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Removing heat energy from a block of ice

  1. Apr 28, 2010 #1
    1. The problem statement, all variables and given/known data

    How much energy must be removed from a 4.50 cm x 4.30cm x 6.20cm block of ice to cool it from 0C to -31.0C?

    The density of ice is 920 kg/m^3. You might need to refer to the textbook for other physical constants of ice.


    2. Relevant equations

    Q = Mc(T_f-T_i)

    heat energy = mass*heat capacity * change in temp

    M = Density*volume

    3. The attempt at a solution

    Q = Mc(T_f-T_i) = DVc(T_f-T_i)

    Q = (920)(.045*.042*.062)(2180)(-31-0)= -7285.5 joules
     
    Last edited: Apr 28, 2010
  2. jcsd
  3. Apr 28, 2010 #2

    kuruman

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    Is there a question you wish to ask?
     
  4. Apr 28, 2010 #3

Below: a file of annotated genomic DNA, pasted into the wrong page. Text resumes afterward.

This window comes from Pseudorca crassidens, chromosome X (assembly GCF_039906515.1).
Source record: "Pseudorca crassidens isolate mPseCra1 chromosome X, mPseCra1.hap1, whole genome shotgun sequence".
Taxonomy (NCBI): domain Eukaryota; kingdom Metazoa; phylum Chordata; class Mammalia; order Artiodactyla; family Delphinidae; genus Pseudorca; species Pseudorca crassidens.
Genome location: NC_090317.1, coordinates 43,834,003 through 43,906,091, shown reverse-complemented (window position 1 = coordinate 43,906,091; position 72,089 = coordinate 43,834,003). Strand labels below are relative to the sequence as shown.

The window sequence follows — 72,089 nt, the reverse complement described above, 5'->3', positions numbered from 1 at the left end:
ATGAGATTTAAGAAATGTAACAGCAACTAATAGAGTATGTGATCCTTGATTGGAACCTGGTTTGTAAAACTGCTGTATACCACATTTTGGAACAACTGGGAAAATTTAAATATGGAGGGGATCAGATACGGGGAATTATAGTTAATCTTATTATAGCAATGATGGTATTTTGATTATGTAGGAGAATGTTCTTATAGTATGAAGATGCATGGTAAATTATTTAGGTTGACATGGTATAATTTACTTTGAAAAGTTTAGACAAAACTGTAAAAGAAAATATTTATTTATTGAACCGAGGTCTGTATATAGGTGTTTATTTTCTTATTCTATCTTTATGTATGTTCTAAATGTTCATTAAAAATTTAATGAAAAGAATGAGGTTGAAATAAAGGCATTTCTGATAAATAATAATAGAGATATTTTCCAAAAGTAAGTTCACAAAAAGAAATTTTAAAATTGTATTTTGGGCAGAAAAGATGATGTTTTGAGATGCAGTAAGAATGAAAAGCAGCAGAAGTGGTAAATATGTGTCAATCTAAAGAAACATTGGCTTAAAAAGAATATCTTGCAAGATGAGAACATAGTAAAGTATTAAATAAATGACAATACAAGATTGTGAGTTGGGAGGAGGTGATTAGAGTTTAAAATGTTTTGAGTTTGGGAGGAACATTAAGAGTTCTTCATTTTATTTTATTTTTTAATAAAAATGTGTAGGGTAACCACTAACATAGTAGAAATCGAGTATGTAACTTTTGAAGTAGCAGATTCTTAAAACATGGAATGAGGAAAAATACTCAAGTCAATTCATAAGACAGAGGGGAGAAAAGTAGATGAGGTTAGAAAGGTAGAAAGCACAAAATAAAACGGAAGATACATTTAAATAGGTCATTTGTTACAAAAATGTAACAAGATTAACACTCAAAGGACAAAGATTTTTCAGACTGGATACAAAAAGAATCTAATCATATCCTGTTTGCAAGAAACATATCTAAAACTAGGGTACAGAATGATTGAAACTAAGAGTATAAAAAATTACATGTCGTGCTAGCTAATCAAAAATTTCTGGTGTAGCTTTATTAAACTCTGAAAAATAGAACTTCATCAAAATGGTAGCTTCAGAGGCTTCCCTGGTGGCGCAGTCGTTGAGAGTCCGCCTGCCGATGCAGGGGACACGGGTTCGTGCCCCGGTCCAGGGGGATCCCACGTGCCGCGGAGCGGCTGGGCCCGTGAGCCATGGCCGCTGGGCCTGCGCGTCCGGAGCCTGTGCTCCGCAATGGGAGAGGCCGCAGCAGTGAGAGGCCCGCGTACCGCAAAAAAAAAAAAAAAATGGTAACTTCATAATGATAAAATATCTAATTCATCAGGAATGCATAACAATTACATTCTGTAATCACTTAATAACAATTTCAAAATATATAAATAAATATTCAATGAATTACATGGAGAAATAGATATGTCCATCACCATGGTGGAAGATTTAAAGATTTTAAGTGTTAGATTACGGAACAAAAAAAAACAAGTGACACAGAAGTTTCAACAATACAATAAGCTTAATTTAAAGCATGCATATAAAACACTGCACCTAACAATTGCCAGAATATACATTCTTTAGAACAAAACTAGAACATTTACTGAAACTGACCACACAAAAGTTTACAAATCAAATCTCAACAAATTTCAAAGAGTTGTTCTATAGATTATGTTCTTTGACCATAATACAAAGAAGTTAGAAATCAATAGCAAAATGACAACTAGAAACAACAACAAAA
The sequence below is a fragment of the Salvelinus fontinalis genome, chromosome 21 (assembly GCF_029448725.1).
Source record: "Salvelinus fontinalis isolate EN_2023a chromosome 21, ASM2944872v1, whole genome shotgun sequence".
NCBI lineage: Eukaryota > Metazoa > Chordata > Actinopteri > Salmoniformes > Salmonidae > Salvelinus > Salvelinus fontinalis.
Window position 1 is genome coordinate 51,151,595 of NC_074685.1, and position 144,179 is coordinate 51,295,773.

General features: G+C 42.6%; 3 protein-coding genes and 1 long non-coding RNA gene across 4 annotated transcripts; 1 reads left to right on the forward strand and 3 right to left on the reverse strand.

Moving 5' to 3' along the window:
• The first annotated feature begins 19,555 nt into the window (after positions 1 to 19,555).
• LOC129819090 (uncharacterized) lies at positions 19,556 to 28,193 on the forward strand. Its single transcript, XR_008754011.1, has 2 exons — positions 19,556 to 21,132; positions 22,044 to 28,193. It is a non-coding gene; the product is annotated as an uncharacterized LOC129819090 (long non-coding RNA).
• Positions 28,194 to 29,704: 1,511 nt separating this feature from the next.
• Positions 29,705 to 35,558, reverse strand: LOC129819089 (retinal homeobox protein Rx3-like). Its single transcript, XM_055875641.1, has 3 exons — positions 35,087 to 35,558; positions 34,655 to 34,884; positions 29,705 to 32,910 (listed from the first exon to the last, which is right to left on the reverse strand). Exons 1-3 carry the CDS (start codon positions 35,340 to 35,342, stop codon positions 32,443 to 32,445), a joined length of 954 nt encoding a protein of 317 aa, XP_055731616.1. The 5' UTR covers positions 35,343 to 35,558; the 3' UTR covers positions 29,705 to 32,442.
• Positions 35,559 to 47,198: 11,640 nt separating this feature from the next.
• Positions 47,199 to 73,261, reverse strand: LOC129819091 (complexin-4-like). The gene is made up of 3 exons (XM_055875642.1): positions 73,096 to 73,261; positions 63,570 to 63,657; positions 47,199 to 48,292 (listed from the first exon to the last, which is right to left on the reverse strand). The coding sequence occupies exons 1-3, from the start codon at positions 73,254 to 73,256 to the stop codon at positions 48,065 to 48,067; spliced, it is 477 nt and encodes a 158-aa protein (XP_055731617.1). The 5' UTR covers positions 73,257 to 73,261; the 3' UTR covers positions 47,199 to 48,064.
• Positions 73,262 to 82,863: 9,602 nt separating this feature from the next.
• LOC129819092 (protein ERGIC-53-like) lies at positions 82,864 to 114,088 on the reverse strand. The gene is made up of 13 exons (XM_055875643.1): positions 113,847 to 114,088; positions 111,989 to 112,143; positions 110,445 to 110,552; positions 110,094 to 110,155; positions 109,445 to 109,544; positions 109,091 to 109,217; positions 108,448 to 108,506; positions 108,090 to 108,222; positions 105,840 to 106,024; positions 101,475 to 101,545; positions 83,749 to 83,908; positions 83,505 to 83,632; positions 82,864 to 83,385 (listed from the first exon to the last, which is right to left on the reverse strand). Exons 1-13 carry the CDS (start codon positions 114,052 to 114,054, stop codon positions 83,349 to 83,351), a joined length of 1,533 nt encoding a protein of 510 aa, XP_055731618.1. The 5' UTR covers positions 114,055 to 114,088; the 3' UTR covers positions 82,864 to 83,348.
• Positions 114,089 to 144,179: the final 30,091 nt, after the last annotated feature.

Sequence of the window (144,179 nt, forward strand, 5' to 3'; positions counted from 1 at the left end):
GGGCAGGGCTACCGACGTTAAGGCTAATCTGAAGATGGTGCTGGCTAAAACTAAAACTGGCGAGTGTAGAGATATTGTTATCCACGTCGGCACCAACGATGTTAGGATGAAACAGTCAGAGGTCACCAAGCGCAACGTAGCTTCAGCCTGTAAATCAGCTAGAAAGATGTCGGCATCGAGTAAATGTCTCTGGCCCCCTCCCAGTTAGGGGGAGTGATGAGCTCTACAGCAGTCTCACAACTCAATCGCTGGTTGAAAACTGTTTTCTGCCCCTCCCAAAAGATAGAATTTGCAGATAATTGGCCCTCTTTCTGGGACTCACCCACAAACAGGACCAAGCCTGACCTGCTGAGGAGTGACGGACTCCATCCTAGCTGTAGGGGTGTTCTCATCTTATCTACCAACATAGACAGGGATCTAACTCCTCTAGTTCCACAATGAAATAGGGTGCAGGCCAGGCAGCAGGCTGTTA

Are you saying that this is right?
     
  5. Apr 28, 2010 #4

    kuruman

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    I am asking you if you wish to ask a question because your original posting does not include one. If you do, please ask and I (we) will do my (our) best to answer it.
     
  6. Apr 28, 2010 #5
    Don't you need to know how much heat you need to pull out of it? Doesn't the method I have listed do that? It finds the heat energy removed doesn't it?
     
  7. Apr 28, 2010 #6

    kuruman

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    Yes, yes and yes. However, if this is an answer that you need to put in a computerized homework system, you need to understand the sign conventions.

    If the question asks to find "the heat that goes in" and the number is negative, that means that heat actually goes out. In this case, the question is to find the heat that goes out, therefore a positive number is in order.
     
  8. Apr 28, 2010 #7
    So its just 7285.5 joules then?
     
  9. Apr 28, 2010 #8

    kuruman

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    That would appear to be the case, but I am not the program that makes the decision whether you are right or wrong.
     
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